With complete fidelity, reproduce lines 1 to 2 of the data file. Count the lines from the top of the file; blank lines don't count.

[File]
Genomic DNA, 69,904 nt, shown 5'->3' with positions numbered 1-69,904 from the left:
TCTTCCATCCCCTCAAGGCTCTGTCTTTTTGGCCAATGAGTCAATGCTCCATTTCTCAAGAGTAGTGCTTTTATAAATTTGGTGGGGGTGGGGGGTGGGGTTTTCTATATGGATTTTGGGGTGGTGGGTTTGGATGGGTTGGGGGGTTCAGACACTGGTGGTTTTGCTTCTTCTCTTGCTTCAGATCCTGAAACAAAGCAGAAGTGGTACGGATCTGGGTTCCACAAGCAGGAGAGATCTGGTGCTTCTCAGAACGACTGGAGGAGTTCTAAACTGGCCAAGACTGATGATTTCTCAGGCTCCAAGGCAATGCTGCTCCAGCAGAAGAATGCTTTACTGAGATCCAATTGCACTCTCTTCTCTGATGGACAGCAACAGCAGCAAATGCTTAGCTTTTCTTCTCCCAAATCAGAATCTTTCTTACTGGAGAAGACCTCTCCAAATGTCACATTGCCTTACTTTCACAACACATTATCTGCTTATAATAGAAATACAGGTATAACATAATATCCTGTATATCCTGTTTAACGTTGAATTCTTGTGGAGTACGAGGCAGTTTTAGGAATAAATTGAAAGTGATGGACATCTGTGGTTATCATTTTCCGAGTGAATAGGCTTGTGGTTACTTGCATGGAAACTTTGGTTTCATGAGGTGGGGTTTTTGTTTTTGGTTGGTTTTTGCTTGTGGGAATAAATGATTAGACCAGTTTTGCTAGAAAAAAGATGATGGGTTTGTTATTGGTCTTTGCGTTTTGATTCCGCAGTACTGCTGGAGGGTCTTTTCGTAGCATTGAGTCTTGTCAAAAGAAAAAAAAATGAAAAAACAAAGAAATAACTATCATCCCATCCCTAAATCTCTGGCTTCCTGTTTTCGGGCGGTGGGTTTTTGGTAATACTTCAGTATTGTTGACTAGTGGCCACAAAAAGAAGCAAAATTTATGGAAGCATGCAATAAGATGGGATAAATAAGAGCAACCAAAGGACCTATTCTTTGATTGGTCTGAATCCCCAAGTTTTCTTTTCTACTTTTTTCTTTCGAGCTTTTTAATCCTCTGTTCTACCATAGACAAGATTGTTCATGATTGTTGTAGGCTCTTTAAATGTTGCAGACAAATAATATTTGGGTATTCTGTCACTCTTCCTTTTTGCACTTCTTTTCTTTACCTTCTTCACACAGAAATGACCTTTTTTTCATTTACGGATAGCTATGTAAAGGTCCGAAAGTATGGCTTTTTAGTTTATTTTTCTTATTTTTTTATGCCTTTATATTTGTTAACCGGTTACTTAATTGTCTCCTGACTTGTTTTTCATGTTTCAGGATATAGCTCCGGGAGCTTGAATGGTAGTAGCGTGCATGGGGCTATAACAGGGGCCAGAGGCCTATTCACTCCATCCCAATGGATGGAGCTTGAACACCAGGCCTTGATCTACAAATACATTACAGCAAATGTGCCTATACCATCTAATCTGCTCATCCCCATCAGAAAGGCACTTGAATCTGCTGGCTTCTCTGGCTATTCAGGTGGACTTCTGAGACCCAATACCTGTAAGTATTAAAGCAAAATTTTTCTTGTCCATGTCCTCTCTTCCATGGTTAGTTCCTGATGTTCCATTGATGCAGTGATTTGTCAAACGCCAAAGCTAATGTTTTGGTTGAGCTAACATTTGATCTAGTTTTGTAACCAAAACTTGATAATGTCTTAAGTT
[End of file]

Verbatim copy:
Genomic DNA, 69,904 nt, shown 5'->3' with positions numbered 1-69,904 from the left:
TCTTCCATCCCCTCAAGGCTCTGTCTTTTTGGCCAATGAGTCAATGCTCCATTTCTCAAGAGTAGTGCTTTTATAAATTTGGTGGGGGTGGGGGGTGGGGTTTTCTATATGGATTTTGGGGTGGTGGGTTTGGATGGGTTGGGGGGTTCAGACACTGGTGGTTTTGCTTCTTCTCTTGCTTCAGATCCTGAAACAAAGCAGAAGTGGTACGGATCTGGGTTCCACAAGCAGGAGAGATCTGGTGCTTCTCAGAACGACTGGAGGAGTTCTAAACTGGCCAAGACTGATGATTTCTCAGGCTCCAAGGCAATGCTGCTCCAGCAGAAGAATGCTTTACTGAGATCCAATTGCACTCTCTTCTCTGATGGACAGCAACAGCAGCAAATGCTTAGCTTTTCTTCTCCCAAATCAGAATCTTTCTTACTGGAGAAGACCTCTCCAAATGTCACATTGCCTTACTTTCACAACACATTATCTGCTTATAATAGAAATACAGGTATAACATAATATCCTGTATATCCTGTTTAACGTTGAATTCTTGTGGAGTACGAGGCAGTTTTAGGAATAAATTGAAAGTGATGGACATCTGTGGTTATCATTTTCCGAGTGAATAGGCTTGTGGTTACTTGCATGGAAACTTTGGTTTCATGAGGTGGGGTTTTTGTTTTTGGTTGGTTTTTGCTTGTGGGAATAAATGATTAGACCAGTTTTGCTAGAAAAAAGATGATGGGTTTGTTATTGGTCTTTGCGTTTTGATTCCGCAGTACTGCTGGAGGGTCTTTTCGTAGCATTGAGTCTTGTCAAAAGAAAAAAAAATGAAAAAACAAAGAAATAACTATCATCCCATCCCTAAATCTCTGGCTTCCTGTTTTCGGGCGGTGGGTTTTTGGTAATACTTCAGTATTGTTGACTAGTGGCCACAAAAAGAAGCAAAATTTATGGAAGCATGCAATAAGATGGGATAAATAAGAGCAACCAAAGGACCTATTCTTTGATTGGTCTGAATCCCCAAGTTTTCTTTTCTACTTTTTTCTTTCGAGCTTTTTAATCCTCTGTTCTACCATAGACAAGATTGTTCATGATTGTTGTAGGCTCTTTAAATGTTGCAGACAAATAATATTTGGGTATTCTGTCACTCTTCCTTTTTGCACTTCTTTTCTTTACCTTCTTCACACAGAAATGACCTTTTTTTCATTTACGGATAGCTATGTAAAGGTCCGAAAGTATGGCTTTTTAGTTTATTTTTCTTATTTTTTTATGCCTTTATATTTGTTAACCGGTTACTTAATTGTCTCCTGACTTGTTTTTCATGTTTCAGGATATAGCTCCGGGAGCTTGAATGGTAGTAGCGTGCATGGGGCTATAACAGGGGCCAGAGGCCTATTCACTCCATCCCAATGGATGGAGCTTGAACACCAGGCCTTGATCTACAAATACATTACAGCAAATGTGCCTATACCATCTAATCTGCTCATCCCCATCAGAAAGGCACTTGAATCTGCTGGCTTCTCTGGCTATTCAGGTGGACTTCTGAGACCCAATACCTGTAAGTATTAAAGCAAAATTTTTCTTGTCCATGTCCTCTCTTCCATGGTTAGTTCCTGATGTTCCATTGATGCAGTGATTTGTCAAACGCCAAAGCTAATGTTTTGGTTGAGCTAACATTTGATCTAGTTTTGTAACCAAAACTTGATAATGTCTTAAGTT